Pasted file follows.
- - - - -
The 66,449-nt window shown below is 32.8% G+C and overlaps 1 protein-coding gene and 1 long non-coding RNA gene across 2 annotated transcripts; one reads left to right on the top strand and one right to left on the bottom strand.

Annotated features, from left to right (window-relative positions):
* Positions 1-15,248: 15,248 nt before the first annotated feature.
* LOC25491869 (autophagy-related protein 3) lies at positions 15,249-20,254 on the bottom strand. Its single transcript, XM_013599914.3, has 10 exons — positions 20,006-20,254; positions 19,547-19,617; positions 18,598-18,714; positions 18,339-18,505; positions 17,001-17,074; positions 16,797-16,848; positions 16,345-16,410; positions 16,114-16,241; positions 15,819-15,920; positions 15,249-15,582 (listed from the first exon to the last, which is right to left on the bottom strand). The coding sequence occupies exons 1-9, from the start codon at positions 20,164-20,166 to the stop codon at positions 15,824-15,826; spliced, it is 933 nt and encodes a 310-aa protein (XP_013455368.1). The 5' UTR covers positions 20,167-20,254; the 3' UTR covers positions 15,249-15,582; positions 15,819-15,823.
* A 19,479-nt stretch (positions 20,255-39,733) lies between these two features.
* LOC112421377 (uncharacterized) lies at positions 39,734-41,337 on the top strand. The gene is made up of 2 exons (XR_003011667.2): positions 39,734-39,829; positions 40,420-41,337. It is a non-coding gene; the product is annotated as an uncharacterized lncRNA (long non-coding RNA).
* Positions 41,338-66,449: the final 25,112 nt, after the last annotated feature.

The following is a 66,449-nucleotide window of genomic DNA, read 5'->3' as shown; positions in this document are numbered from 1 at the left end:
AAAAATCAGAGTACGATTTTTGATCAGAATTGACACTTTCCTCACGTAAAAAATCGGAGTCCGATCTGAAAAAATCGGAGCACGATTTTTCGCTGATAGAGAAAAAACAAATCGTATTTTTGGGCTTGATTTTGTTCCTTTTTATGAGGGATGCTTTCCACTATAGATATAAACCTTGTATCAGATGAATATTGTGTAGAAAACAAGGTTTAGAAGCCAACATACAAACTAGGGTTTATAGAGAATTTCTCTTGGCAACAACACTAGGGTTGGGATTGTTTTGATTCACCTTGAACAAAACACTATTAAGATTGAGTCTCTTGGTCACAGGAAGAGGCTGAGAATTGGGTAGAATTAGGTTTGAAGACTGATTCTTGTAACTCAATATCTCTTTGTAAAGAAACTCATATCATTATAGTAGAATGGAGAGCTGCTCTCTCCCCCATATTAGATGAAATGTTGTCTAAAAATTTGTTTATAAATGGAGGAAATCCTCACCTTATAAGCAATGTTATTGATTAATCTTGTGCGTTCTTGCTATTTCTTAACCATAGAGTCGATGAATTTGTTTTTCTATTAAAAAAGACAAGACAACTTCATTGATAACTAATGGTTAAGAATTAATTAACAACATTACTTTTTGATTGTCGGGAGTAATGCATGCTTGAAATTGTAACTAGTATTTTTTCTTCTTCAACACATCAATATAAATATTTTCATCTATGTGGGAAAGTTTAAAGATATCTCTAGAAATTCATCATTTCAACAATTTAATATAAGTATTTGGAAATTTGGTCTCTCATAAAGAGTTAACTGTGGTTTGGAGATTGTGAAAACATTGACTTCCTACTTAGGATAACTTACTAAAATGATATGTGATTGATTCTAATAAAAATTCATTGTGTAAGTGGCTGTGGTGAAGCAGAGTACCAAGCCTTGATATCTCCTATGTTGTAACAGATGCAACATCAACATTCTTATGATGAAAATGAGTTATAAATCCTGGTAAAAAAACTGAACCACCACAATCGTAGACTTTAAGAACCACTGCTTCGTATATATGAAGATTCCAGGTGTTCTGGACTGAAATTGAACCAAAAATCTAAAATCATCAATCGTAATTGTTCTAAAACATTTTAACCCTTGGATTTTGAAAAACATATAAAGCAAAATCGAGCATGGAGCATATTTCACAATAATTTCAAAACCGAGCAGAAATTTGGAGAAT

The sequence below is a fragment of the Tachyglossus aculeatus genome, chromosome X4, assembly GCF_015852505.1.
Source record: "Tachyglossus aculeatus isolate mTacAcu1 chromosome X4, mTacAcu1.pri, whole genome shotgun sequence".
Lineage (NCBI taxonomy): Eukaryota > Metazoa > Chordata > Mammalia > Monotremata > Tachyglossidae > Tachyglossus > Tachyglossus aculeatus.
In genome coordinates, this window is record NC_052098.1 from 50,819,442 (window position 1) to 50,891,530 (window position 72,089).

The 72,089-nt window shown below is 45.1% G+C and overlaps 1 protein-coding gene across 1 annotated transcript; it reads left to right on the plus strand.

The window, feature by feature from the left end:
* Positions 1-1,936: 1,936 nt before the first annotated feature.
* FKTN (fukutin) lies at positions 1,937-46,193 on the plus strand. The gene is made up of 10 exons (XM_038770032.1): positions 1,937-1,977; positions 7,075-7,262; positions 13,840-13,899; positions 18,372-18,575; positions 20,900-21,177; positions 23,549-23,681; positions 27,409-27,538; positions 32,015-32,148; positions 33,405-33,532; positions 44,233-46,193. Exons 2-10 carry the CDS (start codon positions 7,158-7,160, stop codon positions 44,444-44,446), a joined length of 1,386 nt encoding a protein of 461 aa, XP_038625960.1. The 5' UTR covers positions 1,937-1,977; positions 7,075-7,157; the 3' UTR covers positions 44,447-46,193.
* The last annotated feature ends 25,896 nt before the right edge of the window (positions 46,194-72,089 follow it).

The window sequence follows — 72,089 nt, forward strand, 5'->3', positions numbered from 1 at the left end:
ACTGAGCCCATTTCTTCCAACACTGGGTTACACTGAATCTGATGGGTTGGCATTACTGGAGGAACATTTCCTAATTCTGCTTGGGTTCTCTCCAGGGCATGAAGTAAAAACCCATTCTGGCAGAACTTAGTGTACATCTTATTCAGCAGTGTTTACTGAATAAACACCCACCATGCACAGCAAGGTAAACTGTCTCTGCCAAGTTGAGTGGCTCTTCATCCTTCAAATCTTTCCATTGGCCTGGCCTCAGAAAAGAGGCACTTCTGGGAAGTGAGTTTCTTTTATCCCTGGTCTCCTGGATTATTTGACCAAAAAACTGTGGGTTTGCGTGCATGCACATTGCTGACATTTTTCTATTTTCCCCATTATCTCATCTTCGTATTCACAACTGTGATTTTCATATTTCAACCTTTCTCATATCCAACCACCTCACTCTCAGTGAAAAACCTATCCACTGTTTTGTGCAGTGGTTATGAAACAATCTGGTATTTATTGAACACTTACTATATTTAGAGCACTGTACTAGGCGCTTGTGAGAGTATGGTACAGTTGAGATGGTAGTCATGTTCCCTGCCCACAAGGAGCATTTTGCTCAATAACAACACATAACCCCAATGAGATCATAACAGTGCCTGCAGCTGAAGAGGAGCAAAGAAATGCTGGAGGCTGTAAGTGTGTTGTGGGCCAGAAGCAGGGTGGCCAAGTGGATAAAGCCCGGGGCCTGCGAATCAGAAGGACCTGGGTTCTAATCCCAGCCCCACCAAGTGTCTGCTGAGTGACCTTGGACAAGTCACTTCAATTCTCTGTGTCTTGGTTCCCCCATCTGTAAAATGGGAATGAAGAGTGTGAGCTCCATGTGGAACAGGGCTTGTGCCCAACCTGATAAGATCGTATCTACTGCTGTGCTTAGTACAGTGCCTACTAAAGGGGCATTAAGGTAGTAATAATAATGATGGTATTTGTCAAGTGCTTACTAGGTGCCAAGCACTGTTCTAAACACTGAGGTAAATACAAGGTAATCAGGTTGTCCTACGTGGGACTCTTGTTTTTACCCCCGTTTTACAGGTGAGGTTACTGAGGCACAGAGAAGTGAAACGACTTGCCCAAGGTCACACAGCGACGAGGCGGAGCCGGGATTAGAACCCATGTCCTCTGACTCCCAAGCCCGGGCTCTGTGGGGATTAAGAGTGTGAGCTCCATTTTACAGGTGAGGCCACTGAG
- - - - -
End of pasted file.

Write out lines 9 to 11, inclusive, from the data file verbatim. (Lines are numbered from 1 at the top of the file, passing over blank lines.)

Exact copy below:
AAAAATCAGAGTACGATTTTTGATCAGAATTGACACTTTCCTCACGTAAAAAATCGGAGTCCGATCTGAAAAAATCGGAGCACGATTTTTCGCTGATAGAGAAAAAACAAATCGTATTTTTGGGCTTGATTTTGTTCCTTTTTATGAGGGATGCTTTCCACTATAGATATAAACCTTGTATCAGATGAATATTGTGTAGAAAACAAGGTTTAGAAGCCAACATACAAACTAGGGTTTATAGAGAATTTCTCTTGGCAACAACACTAGGGTTGGGATTGTTTTGATTCACCTTGAACAAAACACTATTAAGATTGAGTCTCTTGGTCACAGGAAGAGGCTGAGAATTGGGTAGAATTAGGTTTGAAGACTGATTCTTGTAACTCAATATCTCTTTGTAAAGAAACTCATATCATTATAGTAGAATGGAGAGCTGCTCTCTCCCCCATATTAGATGAAATGTTGTCTAAAAATTTGTTTATAAATGGAGGAAATCCTCACCTTATAAGCAATGTTATTGATTAATCTTGTGCGTTCTTGCTATTTCTTAACCATAGAGTCGATGAATTTGTTTTTCTATTAAAAAAGACAAGACAACTTCATTGATAACTAATGGTTAAGAATTAATTAACAACATTACTTTTTGATTGTCGGGAGTAATGCATGCTTGAAATTGTAACTAGTATTTTTTCTTCTTCAACACATCAATATAAATATTTTCATCTATGTGGGAAAGTTTAAAGATATCTCTAGAAATTCATCATTTCAACAATTTAATATAAGTATTTGGAAATTTGGTCTCTCATAAAGAGTTAACTGTGGTTTGGAGATTGTGAAAACATTGACTTCCTACTTAGGATAACTTACTAAAATGATATGTGATTGATTCTAATAAAAATTCATTGTGTAAGTGGCTGTGGTGAAGCAGAGTACCAAGCCTTGATATCTCCTATGTTGTAACAGATGCAACATCAACATTCTTATGATGAAAATGAGTTATAAATCCTGGTAAAAAAACTGAACCACCACAATCGTAGACTTTAAGAACCACTGCTTCGTATATATGAAGATTCCAGGTGTTCTGGACTGAAATTGAACCAAAAATCTAAAATCATCAATCGTAATTGTTCTAAAACATTTTAACCCTTGGATTTTGAAAAACATATAAAGCAAAATCGAGCATGGAGCATATTTCACAATAATTTCAAAACCGAGCAGAAATTTGGAGAAT

The sequence below is a fragment of the Tachyglossus aculeatus genome, chromosome X4, assembly GCF_015852505.1.
Source record: "Tachyglossus aculeatus isolate mTacAcu1 chromosome X4, mTacAcu1.pri, whole genome shotgun sequence".